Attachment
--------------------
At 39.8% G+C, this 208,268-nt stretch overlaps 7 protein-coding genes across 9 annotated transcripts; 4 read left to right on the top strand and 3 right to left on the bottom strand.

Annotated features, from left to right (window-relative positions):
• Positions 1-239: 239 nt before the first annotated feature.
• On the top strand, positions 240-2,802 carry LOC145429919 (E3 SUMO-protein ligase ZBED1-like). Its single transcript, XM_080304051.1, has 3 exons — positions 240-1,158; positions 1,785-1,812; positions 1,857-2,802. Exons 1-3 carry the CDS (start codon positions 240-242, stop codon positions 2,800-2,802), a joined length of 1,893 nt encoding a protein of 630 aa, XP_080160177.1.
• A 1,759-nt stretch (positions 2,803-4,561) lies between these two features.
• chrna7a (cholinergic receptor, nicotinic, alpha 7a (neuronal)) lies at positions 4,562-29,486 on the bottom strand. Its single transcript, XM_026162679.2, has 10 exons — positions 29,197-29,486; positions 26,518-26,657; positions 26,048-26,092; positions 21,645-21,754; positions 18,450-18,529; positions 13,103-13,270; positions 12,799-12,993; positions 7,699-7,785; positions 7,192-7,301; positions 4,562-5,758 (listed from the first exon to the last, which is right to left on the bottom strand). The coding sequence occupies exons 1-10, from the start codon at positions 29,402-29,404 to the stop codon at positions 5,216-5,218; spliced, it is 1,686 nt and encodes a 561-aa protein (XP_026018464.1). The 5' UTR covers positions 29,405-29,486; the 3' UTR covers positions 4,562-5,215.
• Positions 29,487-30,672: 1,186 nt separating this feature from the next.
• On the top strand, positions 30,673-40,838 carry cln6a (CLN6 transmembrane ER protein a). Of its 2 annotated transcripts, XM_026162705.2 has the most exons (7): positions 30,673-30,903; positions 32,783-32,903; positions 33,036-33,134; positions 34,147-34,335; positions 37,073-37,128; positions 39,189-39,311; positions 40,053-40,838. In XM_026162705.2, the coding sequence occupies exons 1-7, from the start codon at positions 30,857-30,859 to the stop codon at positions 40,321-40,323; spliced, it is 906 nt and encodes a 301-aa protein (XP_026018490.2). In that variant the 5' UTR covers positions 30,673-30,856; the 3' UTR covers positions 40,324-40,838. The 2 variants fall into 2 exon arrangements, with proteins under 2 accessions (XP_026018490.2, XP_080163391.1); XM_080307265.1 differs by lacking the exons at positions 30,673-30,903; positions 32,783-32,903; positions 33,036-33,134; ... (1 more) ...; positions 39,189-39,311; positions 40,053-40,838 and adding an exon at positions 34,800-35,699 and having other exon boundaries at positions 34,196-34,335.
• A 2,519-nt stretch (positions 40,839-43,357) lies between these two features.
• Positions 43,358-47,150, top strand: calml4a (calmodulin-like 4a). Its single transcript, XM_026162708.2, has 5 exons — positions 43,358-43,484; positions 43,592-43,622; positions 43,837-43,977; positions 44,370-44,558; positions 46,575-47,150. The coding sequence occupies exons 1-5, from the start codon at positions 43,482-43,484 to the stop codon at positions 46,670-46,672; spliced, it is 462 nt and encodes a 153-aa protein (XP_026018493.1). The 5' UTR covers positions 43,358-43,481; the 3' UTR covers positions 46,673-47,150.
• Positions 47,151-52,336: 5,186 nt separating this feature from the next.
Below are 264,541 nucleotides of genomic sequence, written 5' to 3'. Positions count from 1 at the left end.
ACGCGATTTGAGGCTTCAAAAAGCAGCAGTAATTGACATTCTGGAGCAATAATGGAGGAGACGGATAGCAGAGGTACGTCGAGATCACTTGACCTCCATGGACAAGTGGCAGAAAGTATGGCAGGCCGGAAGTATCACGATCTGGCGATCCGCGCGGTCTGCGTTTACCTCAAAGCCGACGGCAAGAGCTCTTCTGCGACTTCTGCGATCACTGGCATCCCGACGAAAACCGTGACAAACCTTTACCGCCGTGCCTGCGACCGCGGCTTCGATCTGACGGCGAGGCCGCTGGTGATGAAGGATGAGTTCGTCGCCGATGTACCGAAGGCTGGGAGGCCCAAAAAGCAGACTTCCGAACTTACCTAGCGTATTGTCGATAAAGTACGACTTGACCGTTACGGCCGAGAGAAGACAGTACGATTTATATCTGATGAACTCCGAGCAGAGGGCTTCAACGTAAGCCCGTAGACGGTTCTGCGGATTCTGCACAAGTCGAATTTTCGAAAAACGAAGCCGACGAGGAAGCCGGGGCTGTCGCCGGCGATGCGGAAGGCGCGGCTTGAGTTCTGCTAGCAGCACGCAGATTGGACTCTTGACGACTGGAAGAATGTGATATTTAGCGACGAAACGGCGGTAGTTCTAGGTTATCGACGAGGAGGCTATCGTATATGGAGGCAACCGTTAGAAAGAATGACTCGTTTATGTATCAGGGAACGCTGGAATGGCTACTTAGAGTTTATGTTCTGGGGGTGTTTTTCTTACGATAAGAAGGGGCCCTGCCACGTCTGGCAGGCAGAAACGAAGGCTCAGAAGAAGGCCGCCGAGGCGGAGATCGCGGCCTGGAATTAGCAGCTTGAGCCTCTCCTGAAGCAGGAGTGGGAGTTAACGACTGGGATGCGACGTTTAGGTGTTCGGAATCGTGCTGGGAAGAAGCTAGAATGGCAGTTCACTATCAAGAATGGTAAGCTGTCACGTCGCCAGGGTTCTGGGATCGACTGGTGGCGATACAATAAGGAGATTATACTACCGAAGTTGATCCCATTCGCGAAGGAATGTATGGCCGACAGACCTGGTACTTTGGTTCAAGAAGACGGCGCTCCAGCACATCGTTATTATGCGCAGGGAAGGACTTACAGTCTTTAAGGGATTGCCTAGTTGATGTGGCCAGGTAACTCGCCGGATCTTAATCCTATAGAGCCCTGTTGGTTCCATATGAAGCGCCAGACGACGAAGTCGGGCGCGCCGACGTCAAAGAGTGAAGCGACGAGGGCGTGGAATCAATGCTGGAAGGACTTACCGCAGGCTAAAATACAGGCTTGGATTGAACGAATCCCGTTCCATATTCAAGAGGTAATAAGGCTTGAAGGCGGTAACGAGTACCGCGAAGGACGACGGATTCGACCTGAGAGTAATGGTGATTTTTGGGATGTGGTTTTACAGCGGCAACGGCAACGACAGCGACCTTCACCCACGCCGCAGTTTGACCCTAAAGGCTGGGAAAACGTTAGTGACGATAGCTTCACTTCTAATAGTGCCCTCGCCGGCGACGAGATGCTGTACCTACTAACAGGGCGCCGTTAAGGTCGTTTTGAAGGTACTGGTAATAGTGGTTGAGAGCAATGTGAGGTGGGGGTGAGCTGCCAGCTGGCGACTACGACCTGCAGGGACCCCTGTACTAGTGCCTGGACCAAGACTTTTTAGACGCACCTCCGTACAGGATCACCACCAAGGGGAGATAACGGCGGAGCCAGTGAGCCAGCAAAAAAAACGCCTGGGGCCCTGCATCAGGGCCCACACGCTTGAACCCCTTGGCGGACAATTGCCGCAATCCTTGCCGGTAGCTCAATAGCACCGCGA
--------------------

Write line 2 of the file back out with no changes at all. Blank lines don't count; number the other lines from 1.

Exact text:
Annotated features, from left to right (window-relative positions):